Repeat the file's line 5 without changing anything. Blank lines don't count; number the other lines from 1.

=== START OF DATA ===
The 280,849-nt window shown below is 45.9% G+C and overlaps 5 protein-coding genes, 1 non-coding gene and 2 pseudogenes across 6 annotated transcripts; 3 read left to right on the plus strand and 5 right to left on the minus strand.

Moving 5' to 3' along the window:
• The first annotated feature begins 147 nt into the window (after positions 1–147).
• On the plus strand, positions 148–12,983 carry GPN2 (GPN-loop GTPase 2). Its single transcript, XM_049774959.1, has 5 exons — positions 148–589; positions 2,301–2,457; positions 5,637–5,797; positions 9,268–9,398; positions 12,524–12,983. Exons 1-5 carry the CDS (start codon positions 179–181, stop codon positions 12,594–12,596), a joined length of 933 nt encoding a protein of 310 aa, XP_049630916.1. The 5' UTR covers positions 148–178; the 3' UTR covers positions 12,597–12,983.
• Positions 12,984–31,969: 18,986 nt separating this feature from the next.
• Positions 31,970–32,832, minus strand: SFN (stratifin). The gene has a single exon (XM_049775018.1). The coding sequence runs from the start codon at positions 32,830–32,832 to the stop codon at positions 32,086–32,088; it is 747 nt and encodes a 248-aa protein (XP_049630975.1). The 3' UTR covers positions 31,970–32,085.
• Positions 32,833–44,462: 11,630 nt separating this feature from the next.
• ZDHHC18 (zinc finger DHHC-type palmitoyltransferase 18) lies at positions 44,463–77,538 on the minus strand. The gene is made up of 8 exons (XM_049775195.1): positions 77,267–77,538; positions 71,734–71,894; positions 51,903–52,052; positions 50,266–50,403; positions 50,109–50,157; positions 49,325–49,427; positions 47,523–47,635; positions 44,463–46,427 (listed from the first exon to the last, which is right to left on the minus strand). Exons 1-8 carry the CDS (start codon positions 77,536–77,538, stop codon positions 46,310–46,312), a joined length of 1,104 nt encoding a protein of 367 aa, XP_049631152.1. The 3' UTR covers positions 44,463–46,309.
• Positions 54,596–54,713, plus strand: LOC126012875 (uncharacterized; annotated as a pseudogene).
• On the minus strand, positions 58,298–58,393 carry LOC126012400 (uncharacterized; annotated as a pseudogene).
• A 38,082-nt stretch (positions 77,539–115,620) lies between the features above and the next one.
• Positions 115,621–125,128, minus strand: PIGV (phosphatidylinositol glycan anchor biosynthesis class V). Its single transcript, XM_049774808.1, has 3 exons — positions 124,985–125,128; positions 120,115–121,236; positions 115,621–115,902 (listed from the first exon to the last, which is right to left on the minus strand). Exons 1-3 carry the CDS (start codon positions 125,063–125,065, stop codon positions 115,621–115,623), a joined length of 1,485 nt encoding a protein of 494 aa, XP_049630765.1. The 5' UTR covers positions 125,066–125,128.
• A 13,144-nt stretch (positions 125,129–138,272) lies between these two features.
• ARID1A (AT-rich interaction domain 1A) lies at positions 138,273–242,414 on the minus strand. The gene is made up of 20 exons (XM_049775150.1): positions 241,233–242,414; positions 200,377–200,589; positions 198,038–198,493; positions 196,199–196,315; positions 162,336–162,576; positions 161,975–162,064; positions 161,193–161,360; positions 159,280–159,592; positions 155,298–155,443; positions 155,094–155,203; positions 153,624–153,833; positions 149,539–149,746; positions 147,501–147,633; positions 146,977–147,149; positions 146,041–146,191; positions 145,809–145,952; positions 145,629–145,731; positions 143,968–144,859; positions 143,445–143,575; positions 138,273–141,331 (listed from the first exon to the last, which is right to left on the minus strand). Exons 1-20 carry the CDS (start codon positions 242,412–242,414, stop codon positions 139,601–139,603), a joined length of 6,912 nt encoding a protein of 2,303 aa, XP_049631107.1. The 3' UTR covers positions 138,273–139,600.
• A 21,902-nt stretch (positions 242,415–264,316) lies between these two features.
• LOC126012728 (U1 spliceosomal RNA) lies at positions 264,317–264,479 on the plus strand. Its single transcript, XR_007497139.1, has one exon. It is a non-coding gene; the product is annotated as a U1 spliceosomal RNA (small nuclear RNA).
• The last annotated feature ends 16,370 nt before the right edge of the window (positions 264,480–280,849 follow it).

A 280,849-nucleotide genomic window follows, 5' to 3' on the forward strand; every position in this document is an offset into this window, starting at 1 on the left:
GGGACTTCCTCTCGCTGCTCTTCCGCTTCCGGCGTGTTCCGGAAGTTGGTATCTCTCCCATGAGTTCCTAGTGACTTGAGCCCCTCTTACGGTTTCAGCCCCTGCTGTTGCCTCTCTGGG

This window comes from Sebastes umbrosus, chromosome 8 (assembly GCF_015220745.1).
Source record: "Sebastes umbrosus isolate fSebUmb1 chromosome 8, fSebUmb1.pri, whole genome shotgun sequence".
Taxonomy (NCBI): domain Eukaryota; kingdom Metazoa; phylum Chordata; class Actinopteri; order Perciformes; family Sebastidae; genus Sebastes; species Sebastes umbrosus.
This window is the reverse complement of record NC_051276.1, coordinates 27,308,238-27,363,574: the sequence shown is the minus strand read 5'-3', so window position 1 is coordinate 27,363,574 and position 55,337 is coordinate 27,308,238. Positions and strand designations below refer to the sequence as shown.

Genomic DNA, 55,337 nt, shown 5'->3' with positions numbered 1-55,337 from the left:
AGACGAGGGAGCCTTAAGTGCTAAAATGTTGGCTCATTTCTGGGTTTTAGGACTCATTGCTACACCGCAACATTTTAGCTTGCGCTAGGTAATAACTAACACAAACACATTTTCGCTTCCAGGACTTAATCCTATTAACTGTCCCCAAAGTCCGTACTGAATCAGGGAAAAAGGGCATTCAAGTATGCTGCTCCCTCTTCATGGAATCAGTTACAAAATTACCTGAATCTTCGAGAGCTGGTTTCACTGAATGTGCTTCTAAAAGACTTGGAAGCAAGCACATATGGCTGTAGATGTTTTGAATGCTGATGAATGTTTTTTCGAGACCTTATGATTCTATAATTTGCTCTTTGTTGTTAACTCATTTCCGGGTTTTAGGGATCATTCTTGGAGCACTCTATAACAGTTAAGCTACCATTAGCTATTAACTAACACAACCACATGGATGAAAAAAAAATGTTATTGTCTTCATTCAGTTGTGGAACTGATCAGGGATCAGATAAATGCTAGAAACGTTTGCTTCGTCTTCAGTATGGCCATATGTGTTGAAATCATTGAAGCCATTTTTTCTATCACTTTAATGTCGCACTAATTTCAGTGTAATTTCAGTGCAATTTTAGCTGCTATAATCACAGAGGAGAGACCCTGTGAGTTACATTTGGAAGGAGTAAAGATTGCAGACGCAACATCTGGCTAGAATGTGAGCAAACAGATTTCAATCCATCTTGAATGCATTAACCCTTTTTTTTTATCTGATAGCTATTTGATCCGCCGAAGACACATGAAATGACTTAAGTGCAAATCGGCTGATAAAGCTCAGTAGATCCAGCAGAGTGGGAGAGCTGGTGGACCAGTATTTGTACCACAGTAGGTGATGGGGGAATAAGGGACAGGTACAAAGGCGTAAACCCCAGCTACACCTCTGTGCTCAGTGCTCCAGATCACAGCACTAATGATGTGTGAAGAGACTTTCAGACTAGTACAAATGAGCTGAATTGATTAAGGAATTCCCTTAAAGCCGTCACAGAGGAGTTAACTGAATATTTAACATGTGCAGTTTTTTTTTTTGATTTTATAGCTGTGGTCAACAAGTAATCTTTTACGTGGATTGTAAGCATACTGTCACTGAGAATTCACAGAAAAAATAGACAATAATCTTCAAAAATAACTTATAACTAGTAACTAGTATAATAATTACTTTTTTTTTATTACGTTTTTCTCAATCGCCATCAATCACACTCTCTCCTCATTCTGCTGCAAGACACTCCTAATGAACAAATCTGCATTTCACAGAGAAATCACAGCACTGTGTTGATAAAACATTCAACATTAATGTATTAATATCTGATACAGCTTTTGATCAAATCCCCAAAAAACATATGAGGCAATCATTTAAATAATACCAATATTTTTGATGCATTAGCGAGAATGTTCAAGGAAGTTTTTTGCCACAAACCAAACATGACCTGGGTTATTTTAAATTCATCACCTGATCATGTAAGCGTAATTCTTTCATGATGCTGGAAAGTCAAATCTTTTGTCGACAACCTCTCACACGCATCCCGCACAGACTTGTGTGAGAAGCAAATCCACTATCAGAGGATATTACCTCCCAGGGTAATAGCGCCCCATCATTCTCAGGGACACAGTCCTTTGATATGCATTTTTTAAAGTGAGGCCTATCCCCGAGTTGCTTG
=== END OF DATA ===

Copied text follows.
• Positions 12,984–31,969: 18,986 nt separating this feature from the next.